The treatment market for vasculitis, a rare inflammatory disease that changes the walls of blood vessels, is expected to see growth of a little more than five percent over the next 10 years, according to a new report from the research and consulting firm GlobalData.
The author of the report, GlobalData’s immunology analyst Alexandra Annis, explains this growth will happen due to the launch of five biologics with enhanced safety and efficacy profiles targeting different forms of the disease.Current treatment strategies for vasculitis tend to involve the use of immunosuppressants like Methotrexate and Prednisone, which Johns Hopkins notes can be associated with a long list of harmful side effects, such as scarring of the liver or low red blood cell count.
“The greatest unmet needs in the vasculitis market are improved safety and efficacy for both induction and maintenance therapies, as induction regimens for the management of vasculitis typically come with a considerable list of side effects, “adds the analyst.
Annis elaborates, saying that this new class of biologics will have four novel mechanisms of action (MOAs), which will benefit both patients and pharmaceutical companies.Patients won’t have to deal with burdensome side effects while drug makers could reap big profits — although Annis says that the high cost of these biologics could hinder uptake in cost-conscious markets.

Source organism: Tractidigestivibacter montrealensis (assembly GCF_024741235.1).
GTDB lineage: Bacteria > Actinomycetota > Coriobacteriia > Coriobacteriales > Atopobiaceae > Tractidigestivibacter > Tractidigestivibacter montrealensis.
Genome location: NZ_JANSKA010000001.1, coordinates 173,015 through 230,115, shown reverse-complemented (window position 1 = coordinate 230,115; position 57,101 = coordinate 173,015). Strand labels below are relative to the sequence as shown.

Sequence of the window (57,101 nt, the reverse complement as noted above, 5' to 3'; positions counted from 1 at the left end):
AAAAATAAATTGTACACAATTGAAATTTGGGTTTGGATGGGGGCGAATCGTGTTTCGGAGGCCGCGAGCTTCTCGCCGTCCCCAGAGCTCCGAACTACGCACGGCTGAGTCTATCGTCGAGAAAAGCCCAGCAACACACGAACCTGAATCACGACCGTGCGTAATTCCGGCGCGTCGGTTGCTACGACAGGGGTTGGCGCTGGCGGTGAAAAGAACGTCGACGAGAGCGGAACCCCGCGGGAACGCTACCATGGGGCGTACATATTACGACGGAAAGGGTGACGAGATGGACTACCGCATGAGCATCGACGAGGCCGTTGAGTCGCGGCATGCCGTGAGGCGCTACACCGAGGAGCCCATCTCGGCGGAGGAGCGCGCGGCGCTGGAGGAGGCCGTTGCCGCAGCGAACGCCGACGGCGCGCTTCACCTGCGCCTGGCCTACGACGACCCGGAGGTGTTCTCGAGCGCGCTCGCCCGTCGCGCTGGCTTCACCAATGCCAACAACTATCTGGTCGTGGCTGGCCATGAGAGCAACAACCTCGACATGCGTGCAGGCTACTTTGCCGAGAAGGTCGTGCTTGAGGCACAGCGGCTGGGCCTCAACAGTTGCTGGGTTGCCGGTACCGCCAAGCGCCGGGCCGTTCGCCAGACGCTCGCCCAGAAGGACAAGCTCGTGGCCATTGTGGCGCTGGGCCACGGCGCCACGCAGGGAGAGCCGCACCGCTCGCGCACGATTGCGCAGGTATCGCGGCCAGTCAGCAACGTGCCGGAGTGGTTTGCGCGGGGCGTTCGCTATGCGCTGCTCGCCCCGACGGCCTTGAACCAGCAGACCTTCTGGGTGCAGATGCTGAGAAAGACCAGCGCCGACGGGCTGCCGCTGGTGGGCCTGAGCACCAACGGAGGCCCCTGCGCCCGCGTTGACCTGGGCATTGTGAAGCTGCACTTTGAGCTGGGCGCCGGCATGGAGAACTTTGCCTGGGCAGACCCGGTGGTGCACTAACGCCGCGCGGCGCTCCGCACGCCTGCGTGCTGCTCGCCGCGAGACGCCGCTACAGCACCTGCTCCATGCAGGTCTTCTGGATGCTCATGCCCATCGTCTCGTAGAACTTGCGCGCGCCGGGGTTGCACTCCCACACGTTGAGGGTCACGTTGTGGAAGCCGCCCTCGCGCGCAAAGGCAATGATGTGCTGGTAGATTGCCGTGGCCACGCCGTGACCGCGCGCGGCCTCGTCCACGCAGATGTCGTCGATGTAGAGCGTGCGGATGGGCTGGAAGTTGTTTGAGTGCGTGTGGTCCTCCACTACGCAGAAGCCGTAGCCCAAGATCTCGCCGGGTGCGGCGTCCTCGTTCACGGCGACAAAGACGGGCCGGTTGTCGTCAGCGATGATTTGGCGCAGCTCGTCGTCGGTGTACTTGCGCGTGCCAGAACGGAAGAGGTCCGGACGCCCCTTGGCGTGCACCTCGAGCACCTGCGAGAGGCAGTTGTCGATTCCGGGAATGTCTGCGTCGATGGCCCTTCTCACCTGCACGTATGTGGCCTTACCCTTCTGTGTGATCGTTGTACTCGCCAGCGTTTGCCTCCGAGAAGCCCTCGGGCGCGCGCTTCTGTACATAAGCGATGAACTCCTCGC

Annis highlights three companies and their respective drug candidates as having the best chance of success: Roche’s Actemra, Bristol-Myers Squibb’s Orencia, and GlaxoSmithKline’s Nucala.Roche gained a breakthrough therapy designation for Actemra in June 2015 after demonstrating positive results in treating systemic sclerosis.
The FDA gave Nucala regulatory approval in November 2015 for treating a variant of severe asthma whereas Orencia aims to help patients with rheumatoid arthritis.
Date: January 6th, 2015